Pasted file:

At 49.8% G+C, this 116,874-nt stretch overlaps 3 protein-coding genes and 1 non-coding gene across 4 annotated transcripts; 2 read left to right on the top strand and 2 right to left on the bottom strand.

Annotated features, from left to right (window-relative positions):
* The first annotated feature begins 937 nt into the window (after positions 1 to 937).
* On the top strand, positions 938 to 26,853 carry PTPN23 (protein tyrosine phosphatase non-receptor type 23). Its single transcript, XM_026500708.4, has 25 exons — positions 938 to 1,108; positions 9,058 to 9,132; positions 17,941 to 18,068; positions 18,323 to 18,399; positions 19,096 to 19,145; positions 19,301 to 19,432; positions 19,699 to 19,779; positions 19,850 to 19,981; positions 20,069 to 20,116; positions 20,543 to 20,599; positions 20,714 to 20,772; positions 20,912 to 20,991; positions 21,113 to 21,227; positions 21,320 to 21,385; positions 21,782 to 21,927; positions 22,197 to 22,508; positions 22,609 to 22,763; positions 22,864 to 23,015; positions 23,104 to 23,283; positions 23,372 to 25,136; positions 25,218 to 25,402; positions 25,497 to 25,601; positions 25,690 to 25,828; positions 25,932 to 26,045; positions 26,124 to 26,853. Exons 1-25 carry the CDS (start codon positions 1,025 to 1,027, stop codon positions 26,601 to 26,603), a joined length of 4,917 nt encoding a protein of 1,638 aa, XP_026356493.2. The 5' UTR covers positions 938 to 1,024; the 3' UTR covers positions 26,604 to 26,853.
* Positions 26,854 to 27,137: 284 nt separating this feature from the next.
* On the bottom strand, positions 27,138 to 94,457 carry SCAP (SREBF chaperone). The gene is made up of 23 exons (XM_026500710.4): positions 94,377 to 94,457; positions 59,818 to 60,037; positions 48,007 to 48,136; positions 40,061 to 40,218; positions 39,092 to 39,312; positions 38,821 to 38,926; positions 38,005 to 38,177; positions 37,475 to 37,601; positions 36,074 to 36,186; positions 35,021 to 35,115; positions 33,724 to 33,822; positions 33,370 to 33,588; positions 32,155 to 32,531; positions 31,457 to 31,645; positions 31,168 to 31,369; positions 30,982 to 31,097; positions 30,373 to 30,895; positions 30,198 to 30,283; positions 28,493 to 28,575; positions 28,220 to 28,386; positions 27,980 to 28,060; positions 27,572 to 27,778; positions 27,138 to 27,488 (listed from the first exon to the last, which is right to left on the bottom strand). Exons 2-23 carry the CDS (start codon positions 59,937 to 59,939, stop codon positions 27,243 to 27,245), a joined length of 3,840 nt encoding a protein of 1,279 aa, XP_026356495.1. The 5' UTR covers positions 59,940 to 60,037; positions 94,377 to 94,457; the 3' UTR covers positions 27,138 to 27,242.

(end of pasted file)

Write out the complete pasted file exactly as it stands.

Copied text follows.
At 49.8% G+C, this 116,874-nt stretch overlaps 3 protein-coding genes and 1 non-coding gene across 4 annotated transcripts; 2 read left to right on the top strand and 2 right to left on the bottom strand.

Annotated features, from left to right (window-relative positions):
* The first annotated feature begins 937 nt into the window (after positions 1 to 937).
* On the top strand, positions 938 to 26,853 carry PTPN23 (protein tyrosine phosphatase non-receptor type 23). Its single transcript, XM_026500708.4, has 25 exons — positions 938 to 1,108; positions 9,058 to 9,132; positions 17,941 to 18,068; positions 18,323 to 18,399; positions 19,096 to 19,145; positions 19,301 to 19,432; positions 19,699 to 19,779; positions 19,850 to 19,981; positions 20,069 to 20,116; positions 20,543 to 20,599; positions 20,714 to 20,772; positions 20,912 to 20,991; positions 21,113 to 21,227; positions 21,320 to 21,385; positions 21,782 to 21,927; positions 22,197 to 22,508; positions 22,609 to 22,763; positions 22,864 to 23,015; positions 23,104 to 23,283; positions 23,372 to 25,136; positions 25,218 to 25,402; positions 25,497 to 25,601; positions 25,690 to 25,828; positions 25,932 to 26,045; positions 26,124 to 26,853. Exons 1-25 carry the CDS (start codon positions 1,025 to 1,027, stop codon positions 26,601 to 26,603), a joined length of 4,917 nt encoding a protein of 1,638 aa, XP_026356493.2. The 5' UTR covers positions 938 to 1,024; the 3' UTR covers positions 26,604 to 26,853.
* Positions 26,854 to 27,137: 284 nt separating this feature from the next.
* On the bottom strand, positions 27,138 to 94,457 carry SCAP (SREBF chaperone). The gene is made up of 23 exons (XM_026500710.4): positions 94,377 to 94,457; positions 59,818 to 60,037; positions 48,007 to 48,136; positions 40,061 to 40,218; positions 39,092 to 39,312; positions 38,821 to 38,926; positions 38,005 to 38,177; positions 37,475 to 37,601; positions 36,074 to 36,186; positions 35,021 to 35,115; positions 33,724 to 33,822; positions 33,370 to 33,588; positions 32,155 to 32,531; positions 31,457 to 31,645; positions 31,168 to 31,369; positions 30,982 to 31,097; positions 30,373 to 30,895; positions 30,198 to 30,283; positions 28,493 to 28,575; positions 28,220 to 28,386; positions 27,980 to 28,060; positions 27,572 to 27,778; positions 27,138 to 27,488 (listed from the first exon to the last, which is right to left on the bottom strand). Exons 2-23 carry the CDS (start codon positions 59,937 to 59,939, stop codon positions 27,243 to 27,245), a joined length of 3,840 nt encoding a protein of 1,279 aa, XP_026356495.1. The 5' UTR covers positions 59,940 to 60,037; positions 94,377 to 94,457; the 3' UTR covers positions 27,138 to 27,242.